If This, Then That works by following user “recipes” that trigger one action to cause another. For example, through IFTT, my Instagram photos automatically post to Twitter as native Twitter photos (meaning, the picture is displayed within the tweet, rather than my followers seeing a link to the pic only).
For content curation purposes, IFTT can help save you time by automating the curation process for you.
IFTTT is all about creating what it calls “recipes.” These recipes are essentially commands that you create within the app that it then dictates to other apps and services to create a new function that otherwise wouldn’t happen. It’s kind of confusing when you’re trying to imagine it, but when you see it in practice it makes total sense. An example recipe would be something like “If tomorrow’s forecast calls for rain, send me a text message.” IFTTT then sends that command to the two apps that it runs through, Weather and your SMS service of choice, to provide you with a text update if there is rain incoming.
If you’re unsure of how to make the most out of IFTTT, don’t worry – you don’t have to sit and try to come up with recipes on your own to actually get use out of it. You can borrow recipes that others have created. You can sort through existing recipes by popularity and use to get ideas or try out commands that others have found helpful. You’d be surprised at some of the combinations that people have mixed and matched to come up with and just how useful they end up being (and why the app creators didn’t come up with the idea in the first place). You can even search for recipes by app to see what others have come up with before you head into the laboratory yourself.
You shouldn’t feel too intimidated to create your own recipes with ifttt, though. The most amazing part about the app is that it allows you to make events happen without any programming knowledge. All you have to do to make a recipe is pick a service that you’d like to get a new function out of, figure out how you’d like it to manifest, and hit the “Finish” button to put it into action. It’s extremely simple and essentially just has you pick options from a list of possible actions to come up with your creation. Those actions are so plentiful though that you’ll never have a shortage of ways to make apps interact and work together.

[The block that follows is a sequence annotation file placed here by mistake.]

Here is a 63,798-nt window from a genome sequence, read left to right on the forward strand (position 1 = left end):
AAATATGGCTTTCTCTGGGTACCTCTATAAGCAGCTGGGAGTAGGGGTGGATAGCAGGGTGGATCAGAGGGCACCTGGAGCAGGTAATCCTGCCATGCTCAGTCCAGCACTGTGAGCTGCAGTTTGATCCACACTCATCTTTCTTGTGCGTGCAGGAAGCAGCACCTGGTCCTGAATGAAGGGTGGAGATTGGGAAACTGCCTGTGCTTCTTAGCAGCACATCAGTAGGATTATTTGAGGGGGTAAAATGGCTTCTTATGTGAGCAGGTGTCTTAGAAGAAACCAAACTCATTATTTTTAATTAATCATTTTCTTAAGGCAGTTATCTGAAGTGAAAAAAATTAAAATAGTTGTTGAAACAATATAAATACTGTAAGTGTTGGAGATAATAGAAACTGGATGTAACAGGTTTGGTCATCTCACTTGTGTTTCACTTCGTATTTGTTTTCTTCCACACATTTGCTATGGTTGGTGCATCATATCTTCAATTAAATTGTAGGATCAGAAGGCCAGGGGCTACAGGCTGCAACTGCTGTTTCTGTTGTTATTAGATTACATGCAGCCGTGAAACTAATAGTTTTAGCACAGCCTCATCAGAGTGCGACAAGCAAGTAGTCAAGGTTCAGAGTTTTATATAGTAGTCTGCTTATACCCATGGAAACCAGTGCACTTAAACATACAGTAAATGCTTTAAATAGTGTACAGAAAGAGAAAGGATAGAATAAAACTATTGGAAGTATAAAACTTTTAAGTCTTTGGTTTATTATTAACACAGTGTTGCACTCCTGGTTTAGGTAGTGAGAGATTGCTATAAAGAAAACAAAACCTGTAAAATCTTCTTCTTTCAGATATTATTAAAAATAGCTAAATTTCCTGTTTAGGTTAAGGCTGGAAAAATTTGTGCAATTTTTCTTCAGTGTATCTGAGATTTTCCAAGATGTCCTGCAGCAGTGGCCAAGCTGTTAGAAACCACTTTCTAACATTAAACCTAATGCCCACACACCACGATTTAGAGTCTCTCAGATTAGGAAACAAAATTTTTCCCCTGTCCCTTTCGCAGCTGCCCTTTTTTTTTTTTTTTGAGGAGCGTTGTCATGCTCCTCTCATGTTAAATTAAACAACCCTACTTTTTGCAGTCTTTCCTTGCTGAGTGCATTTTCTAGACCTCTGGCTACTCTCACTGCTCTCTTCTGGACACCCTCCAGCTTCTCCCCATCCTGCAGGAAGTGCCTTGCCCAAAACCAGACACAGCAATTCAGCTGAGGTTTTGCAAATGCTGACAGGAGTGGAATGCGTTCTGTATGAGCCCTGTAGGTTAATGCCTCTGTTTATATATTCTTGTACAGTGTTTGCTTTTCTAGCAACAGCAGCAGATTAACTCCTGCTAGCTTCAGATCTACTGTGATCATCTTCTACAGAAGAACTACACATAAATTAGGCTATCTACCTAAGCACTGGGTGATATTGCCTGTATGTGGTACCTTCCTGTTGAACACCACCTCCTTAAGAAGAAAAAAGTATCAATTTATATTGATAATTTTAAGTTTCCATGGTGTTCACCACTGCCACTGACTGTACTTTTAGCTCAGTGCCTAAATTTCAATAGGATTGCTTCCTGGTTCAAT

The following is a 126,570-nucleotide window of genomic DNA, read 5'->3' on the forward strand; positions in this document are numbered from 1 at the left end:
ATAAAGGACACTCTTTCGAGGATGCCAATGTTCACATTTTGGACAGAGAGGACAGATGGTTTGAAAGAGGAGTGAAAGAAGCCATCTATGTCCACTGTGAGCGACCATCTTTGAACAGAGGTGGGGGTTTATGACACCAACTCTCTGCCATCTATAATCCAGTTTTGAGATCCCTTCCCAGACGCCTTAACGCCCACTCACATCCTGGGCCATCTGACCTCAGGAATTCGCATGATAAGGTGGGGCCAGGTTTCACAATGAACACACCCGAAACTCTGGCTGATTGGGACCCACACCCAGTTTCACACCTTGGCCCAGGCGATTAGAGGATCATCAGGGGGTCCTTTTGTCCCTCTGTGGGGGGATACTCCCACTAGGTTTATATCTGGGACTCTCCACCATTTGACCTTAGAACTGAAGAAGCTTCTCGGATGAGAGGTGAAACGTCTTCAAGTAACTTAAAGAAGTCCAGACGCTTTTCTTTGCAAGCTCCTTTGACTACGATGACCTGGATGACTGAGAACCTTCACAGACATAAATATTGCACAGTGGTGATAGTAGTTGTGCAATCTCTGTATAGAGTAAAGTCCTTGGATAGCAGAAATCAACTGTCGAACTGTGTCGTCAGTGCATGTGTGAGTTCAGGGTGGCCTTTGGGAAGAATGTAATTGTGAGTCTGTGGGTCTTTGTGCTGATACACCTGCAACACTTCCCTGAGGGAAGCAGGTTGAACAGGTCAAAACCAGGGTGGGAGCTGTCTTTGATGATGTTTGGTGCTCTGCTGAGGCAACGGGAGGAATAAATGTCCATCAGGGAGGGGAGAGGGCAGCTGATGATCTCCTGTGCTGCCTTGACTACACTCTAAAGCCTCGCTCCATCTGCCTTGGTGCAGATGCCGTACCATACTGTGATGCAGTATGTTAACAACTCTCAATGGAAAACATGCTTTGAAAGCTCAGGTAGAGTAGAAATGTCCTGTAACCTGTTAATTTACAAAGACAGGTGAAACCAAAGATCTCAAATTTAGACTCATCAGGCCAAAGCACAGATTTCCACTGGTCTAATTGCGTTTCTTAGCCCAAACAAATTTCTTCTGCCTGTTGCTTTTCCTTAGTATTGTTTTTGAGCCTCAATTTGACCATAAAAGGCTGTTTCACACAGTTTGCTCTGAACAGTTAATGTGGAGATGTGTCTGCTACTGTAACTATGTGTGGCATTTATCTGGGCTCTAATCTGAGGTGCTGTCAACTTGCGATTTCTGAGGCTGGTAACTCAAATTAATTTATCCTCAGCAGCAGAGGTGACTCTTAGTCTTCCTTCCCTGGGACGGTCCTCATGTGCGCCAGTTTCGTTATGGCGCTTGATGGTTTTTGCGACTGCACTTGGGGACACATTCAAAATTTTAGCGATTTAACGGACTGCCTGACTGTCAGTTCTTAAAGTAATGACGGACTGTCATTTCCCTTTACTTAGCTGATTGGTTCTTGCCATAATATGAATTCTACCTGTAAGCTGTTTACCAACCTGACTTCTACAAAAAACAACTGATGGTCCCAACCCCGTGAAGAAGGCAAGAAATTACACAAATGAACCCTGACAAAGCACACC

There are innumerable possibilities that you can explore with this app. The best part about this app is it does not require you to move out of the app to check the progress of the command or recipe.
IF, by IFTTT, is one app that makes the tedious task of handling multiple apps easy. From uploading the same picture across social media platforms to automating work anniversary wishes on LinkedIn, IF handles it all smoothly at the touch of a ‘recipe.'
IFTTT stands for “if this, then that.” This extremely handy free service lets you connects apps, tools, and Internet-connected devices without knowing any code. It's an Editors' Choice winner for productivity services.
Post a new photo to Facebook, and automatically save it into Dropbox. Receive an email from a new contact, and see that person's information appear in a spreadsheet. Anyone can create automations like those two I just mentioned if they use IFTTT. IFTTT (it rhymes with “gift”) stands for “if this, then that.” This free service is one of my favorite productivity apps because it lets you connect a wide variety of Internet-connected apps, services, and devices, even if you don't know how to code. The IFTTT website and mobile app show you how to build commands (which IFTTT calls recipes) using icons and a few simple fields. Once your recipes are in place, you can kick back and relax because IFTTT follows through on what it promises to do. Zapier is a similar service, and in my eyes both it and IFTTT are equally handy. You can do things with each that you can't do with the other, as I'll explain. Both Zapier and IFTTT are Editors' Choice services.
Curated fromIFTTT Review & Rating | PCMag.com